Oh, and I'm not just talking about Lolita's age; there's a lot more to my dissent than that.

Posted by: martin on May 31, 2006 6:47 PM

Mistress Matisse sounds like a lot of fun. Too bad she's so far out of my price range because it would be fun to submit to her. I like this comment: "Because I may be a sadist, but that doesn’t mean I want anybody to get hurt." Heh!

Posted by: barney on May 31, 2006 7:49 PM

FvB -- That cat was pretty amazing. I wonder if he's been studying yoga. Isn't it surprising how many of the people reacted to being surprised by literally falling over? I'm surprised no skulls were cracked in the making of those videos.

Martin -- It is weird how many people consider "Lolita" sexy, isn't it? I guess some of the writing is sexy, in a deliberately-icky kind of way, and I remember the early seductions as being creepily arousing. Humbert getting Lolita to sit on his lap was pretty hot. Dirty and upsetting, sure. But "hot" in a general sense? That's weird. I wonder if people are just going along with the book's rep and not thinking about it much.

Barney -- She's got a nice spirit, doesn't she? Nice to see someone so cheerful and caring about her work.

Posted by: Michael Blowhard on June 1, 2006 11:06 AM

Lolita is a book about loathing and self-loathing, and sex as rape and victimization of the weak and helpless, as well as schizophrenia. Even its "smuttiness" is arch and self-mocking. I don't think it works as porn, or was meant to, and I think you would have to have a pretty low threshold to find it arousing. Lolita is the perfect example of a book that is all done by indirection, that does not mean what it says, and is not what its protagonist -- who tells you he is psycho and a liar and a rapist -- says it is. Taking Lolita straight as a narrative is the most elementary mistake to make with the book. But of course Nabakov/Humbert want to fool and seduce you, the reader, too.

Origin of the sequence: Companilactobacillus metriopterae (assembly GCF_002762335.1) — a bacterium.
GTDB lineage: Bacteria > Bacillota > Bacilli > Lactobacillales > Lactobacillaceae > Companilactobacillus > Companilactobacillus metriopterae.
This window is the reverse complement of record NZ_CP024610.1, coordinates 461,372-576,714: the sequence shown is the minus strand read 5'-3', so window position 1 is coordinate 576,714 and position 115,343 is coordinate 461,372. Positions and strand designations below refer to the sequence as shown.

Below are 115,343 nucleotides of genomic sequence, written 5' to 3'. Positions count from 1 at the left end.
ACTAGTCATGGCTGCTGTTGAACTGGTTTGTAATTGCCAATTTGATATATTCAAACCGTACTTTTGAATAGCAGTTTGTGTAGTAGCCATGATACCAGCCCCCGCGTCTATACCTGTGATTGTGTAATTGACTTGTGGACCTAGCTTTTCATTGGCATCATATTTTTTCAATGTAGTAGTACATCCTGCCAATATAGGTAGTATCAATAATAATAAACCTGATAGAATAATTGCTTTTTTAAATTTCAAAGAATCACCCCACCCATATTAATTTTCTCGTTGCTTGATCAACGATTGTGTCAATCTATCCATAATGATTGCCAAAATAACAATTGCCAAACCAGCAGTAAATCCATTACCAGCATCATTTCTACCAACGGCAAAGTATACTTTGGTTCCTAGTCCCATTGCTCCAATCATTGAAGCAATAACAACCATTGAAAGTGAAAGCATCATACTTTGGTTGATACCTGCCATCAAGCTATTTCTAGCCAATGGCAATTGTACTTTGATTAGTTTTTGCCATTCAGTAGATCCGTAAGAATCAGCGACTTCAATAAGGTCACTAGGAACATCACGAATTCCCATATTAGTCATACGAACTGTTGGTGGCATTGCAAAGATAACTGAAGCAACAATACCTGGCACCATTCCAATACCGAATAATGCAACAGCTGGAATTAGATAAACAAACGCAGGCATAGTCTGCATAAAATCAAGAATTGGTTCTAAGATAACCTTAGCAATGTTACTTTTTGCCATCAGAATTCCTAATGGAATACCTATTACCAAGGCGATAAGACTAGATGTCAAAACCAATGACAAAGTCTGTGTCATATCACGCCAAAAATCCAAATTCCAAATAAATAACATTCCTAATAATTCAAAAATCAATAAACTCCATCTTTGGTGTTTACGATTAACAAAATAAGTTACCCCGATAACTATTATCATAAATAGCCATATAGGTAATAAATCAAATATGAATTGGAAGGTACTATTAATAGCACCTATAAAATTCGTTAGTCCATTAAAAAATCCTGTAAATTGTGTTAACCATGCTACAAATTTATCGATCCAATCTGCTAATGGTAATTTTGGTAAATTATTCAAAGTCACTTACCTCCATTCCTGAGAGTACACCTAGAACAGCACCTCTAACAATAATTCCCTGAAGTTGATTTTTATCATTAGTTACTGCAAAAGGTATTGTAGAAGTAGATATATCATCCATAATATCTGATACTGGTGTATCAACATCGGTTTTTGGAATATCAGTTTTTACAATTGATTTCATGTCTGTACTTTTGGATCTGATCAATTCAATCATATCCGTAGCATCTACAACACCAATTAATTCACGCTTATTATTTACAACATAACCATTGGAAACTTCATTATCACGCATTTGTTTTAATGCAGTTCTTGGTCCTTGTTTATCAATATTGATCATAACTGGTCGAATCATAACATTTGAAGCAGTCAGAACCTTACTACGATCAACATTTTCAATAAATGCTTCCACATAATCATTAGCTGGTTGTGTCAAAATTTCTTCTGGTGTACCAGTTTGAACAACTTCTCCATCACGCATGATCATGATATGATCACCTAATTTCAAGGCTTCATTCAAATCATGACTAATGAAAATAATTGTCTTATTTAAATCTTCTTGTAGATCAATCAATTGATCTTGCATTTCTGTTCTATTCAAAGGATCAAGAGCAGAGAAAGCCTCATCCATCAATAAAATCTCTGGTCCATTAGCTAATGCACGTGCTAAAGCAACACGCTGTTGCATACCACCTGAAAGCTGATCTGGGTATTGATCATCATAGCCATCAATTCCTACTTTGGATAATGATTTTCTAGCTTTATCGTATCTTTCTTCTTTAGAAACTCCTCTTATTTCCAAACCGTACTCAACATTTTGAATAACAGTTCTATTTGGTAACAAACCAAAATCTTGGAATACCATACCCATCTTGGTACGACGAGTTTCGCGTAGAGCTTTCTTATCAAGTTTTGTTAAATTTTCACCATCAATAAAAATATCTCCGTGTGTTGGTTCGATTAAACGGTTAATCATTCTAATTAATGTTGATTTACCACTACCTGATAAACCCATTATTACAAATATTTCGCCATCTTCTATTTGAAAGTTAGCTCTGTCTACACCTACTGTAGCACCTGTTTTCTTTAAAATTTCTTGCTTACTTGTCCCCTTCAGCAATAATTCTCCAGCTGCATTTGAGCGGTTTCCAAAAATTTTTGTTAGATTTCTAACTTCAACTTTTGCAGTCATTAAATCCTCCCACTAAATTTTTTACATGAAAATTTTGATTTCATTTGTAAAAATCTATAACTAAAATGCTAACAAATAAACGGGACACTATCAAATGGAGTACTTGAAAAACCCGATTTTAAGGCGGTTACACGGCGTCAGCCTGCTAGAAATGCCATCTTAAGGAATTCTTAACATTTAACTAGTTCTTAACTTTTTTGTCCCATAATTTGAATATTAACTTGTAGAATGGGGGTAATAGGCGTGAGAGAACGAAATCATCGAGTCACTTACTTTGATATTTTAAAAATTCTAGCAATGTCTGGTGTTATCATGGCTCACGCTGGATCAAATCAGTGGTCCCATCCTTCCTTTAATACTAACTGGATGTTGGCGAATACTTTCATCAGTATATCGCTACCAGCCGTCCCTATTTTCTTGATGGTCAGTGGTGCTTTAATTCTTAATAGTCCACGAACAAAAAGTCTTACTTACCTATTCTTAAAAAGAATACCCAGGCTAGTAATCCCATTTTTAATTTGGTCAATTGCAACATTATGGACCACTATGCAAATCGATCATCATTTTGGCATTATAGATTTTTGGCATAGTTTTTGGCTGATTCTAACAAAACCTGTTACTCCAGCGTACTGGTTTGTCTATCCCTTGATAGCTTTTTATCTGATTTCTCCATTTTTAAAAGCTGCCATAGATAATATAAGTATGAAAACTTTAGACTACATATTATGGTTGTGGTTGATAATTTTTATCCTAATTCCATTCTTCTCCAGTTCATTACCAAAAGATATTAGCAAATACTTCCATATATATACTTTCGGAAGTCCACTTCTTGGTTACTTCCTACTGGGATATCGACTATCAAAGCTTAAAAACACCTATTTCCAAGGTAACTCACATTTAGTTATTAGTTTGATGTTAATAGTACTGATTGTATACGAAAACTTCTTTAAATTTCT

I really need to read it again. It is a depraved book and irresponsible book, since it can be read as tolerating or celebrating the perpetration of atrocities. But simply as literary art it is a masterpiece in its own way.

Posted by: Lexington Green on June 1, 2006 12:11 PM

Fred Reed - Right on. I'm a romantic, no doubt, under the guise of being a pragmatist. Lots of the gals seem to lay claim to wanting all this fairytaile froufrou but only on the condition that they've got stable jobs, boyfriends, housing, etc.

Surprises - Maybe not good for their health, but certainly good for the health of everyone watching!

Photoshop and real life - A complete misnomer, Michael! This is not Photoshop, it's Maya, goddess of the illusionary world. Maya is fickle and will not take to being degraded as mere PhotoShop hackery.
(Maybe related?:

Mistress Matisse - I find it strange and disturbing that so many people are cashing in on this "Sex Trade" blogging phenomenon. I suppose it's due to two factors, one being that I find it depressing that there are so many popular blogs in the genre, and two being that anyone with a whit of internet savvy realizes a good 3/4 of them are most likely written by men.

Posted by: . on June 1, 2006 2:44 PM